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The Students Who Should Be Revolting


WE’VE BECOME USED to the increasing intolerance of far-left students over the years, with their demands for safe spaces, trigger warnings and nasty Nazi types to be banned from speaking on campuses. Calls for non-PC lecturers to be boycotted or subjected to show trials are par for the course. We’ve also started to enjoy the added ironic spice that some lecturers being targeted are themselves signed-up members of the leftist establishment.

You’d be forgiven then for thinking that every university campus is overrun with purple-haired feminist harridans and their effete non-binary male counterparts either screaming in the faces of fascists or sobbing their outrage at the skies. The truth is fortunately otherwise, although it doesn’t garner headlines.

This was the happy truth Zoe Strimpel of The Sunday Telegraph (“Why do we assume all young people are in love with the left?” 6 October 2019) discovered when she gave a talk at a London university recently: “Many young people,” she writes, “find the authoritarianism of those who toe the Leftist PC line tiresome, stifling and intimidating,” leaving them “unimpressed by the relentless lecturing and hectoring by SJWs.” One of the consequences of this, she notes, is a boost to the youth wing of the Conservative party.

Far more students than you’d expect are not just unconvinced by the diet of Marxist-feminist nonsense they are fed in humanities courses but are quite dismissive of it.

My own experience over thirteen years of teaching confirmed this view. And it is not just about ideologically obsessed youngsters. Far more students than you’d expect are not just unconvinced by the diet of Marxist-feminist nonsense they are fed in humanities courses but are quite dismissive of it. Blather about capitalism, patriarchy and gender and the incomprehensible ramblings of Hélène Cixous and Judith Butler leaves a lot of them cold even if they dutifully regurgitate the jargon of this charlatanry in their essays.

I often thought most of their lecturers would be appalled if they knew this. They don’t, and therein lies a big problem, because until students start complaining individually and collectively to them and to management nothing will change.

I know this is difficult. Nobody wants to stand out and make a nuisance of themselves, risking the resentment of their peers and possibly the censure of their tutors. In this they need to learn from the SJW opposition. The vocal and aggressive minority who push the progressive agenda can get away with their activism because to a large extent they have the media and management on their side. But they rarely identify themselves in public unless they have some defensible position within a students’ union or organisation, and they usually act as part of a mob.

The rebels need to do likewise and gather themselves into unofficial networks, using social media to keep in touch and organise. I say unofficial because any attempt to plug into official university or union structures is likely to meet with resistance and targeting. There is no need even to meet socially on university premises. There is strength in numbers and being part of a like-minded group is important in bolstering individual courage. It is vital in taking grievances to management.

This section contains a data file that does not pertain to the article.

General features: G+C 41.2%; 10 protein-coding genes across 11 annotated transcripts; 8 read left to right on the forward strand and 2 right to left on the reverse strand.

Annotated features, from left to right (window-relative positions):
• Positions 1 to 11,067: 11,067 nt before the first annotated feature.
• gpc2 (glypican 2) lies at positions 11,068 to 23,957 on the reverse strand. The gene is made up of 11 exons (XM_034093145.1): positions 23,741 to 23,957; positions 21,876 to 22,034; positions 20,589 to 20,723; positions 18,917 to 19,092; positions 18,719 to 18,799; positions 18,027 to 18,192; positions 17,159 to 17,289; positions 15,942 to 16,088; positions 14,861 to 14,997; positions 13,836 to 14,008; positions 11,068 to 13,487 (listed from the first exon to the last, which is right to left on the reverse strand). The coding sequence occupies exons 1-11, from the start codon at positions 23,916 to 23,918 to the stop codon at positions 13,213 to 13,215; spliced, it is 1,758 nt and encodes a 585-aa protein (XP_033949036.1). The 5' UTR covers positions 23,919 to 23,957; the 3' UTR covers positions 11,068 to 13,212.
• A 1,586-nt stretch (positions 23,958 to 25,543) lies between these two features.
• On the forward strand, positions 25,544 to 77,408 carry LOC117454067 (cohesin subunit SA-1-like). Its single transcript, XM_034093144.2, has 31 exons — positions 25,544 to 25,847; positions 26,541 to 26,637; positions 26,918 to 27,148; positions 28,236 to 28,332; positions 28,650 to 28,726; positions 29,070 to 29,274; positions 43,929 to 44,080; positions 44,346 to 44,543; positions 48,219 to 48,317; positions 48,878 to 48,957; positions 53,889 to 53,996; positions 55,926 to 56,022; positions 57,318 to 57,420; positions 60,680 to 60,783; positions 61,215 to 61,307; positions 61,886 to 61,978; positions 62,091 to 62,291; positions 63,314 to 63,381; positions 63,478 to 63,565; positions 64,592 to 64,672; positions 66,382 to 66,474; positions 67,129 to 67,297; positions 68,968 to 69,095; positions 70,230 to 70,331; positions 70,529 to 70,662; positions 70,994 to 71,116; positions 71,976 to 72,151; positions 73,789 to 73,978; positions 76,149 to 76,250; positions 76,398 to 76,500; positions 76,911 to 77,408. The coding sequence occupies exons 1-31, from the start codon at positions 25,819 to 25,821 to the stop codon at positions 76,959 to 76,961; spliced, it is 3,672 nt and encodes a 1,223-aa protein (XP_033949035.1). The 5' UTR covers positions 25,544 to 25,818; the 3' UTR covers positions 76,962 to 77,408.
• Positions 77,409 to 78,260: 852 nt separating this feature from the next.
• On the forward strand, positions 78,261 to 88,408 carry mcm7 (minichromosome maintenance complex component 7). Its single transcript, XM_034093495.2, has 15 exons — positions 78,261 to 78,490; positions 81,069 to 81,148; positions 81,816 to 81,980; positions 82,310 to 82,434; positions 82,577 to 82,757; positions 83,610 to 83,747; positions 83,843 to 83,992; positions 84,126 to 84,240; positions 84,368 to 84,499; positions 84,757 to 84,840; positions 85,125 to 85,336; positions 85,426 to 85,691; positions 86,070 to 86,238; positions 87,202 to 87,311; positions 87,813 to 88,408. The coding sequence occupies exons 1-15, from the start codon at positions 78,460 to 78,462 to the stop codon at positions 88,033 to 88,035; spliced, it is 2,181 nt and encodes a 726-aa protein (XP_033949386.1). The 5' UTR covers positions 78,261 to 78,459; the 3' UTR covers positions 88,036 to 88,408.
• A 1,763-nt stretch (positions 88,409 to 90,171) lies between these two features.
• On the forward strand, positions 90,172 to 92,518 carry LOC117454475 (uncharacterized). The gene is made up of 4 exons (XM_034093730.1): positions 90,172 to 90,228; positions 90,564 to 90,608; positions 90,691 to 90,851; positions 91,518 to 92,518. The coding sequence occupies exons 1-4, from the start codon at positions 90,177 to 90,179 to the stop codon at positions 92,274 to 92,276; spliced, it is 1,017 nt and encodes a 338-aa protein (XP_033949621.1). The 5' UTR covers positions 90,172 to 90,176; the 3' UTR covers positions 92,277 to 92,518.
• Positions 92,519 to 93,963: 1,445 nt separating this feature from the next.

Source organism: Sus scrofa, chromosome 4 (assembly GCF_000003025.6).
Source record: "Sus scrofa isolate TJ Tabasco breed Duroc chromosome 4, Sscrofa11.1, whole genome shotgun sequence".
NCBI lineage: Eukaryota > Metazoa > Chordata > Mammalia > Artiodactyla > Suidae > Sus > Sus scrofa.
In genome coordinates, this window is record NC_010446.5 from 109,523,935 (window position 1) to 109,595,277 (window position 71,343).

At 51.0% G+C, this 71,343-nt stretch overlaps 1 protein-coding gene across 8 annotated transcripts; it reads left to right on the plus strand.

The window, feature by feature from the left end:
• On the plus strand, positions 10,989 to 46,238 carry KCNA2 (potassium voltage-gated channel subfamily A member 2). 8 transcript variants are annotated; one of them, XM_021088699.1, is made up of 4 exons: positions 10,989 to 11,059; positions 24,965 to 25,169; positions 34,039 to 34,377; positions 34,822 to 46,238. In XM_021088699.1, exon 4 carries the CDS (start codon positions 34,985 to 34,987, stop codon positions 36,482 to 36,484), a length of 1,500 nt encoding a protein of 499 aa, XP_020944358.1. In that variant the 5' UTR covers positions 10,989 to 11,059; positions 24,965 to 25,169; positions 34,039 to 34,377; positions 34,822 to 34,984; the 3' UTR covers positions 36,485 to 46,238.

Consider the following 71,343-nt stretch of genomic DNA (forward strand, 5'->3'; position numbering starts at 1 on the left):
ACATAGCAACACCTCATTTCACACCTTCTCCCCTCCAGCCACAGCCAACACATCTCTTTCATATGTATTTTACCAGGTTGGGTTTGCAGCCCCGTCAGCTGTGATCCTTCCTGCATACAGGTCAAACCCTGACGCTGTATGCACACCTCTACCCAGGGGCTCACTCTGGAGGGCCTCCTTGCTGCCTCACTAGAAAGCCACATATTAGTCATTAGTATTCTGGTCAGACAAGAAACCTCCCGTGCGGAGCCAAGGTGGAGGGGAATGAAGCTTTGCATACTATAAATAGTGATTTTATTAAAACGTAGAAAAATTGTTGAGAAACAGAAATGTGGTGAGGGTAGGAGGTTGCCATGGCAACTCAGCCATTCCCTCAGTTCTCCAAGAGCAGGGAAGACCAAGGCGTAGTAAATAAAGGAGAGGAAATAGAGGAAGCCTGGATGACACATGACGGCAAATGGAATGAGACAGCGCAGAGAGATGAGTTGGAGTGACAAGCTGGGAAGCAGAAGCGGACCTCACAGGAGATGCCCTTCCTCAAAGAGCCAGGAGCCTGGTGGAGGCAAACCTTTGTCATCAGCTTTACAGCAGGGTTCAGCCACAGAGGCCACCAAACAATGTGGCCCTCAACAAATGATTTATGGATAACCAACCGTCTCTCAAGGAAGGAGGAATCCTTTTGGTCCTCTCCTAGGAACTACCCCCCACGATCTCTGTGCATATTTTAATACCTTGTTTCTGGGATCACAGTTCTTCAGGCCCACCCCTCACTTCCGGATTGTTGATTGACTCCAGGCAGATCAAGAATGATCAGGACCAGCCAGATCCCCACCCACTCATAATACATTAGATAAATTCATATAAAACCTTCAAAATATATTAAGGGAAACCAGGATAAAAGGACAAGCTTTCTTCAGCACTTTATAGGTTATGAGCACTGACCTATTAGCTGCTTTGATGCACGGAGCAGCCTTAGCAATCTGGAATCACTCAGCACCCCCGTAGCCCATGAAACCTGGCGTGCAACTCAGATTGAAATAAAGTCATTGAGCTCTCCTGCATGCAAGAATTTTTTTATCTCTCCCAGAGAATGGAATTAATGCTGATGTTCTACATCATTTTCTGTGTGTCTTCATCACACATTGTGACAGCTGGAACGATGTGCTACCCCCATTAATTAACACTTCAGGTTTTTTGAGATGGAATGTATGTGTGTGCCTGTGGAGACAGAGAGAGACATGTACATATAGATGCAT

Students also should realise that the economic advantage lies with them. They are now, like it or not, consumers, and if they think they are being short changed on their education they should use their position as leverage. Universities are frightened of bad publicity, which is why they cave in after little pushing by the PC mob, but they’re more frightened of losing the money that follows each student. I have known people who have transferred courses or even university because they cannot bear the political bias at work in their chosen subjects. This disquiet should be turned into economic threats.

This situation is dramatically different from that which pertained in the past. It may not be apparent to people who graduated twenty or twenty-five years ago. Many students were often openly political but their lecturers, even if they were in ideological agreement, generally restrained themselves from using their courses as a means of transmitting the same politics. That has now changed and as a result the humanities are in a state of decay. That decay will be terminal if the majority of students continue to remain silent while their authoritarian contemporaries bully them and their tutors carry on politicising their studies. It is time for the majority to fight back.

suxcoverCurrente Calamo columnist, poet and writer Michael Blackburn lives in Lincolnshire. A Royal Literary Fund Fellow at Lincoln University (2005 – 2008), his poetry has appeared in numerous publications and anthologies over the years, including Being Alive (Bloodaxe) and Something Happens, Sometimes Here (Five Leaves Press). His most recent book is Albion Days (perennisperegrinator press). Sucks to Your Revolution is a collection of his Fortnightly columns.

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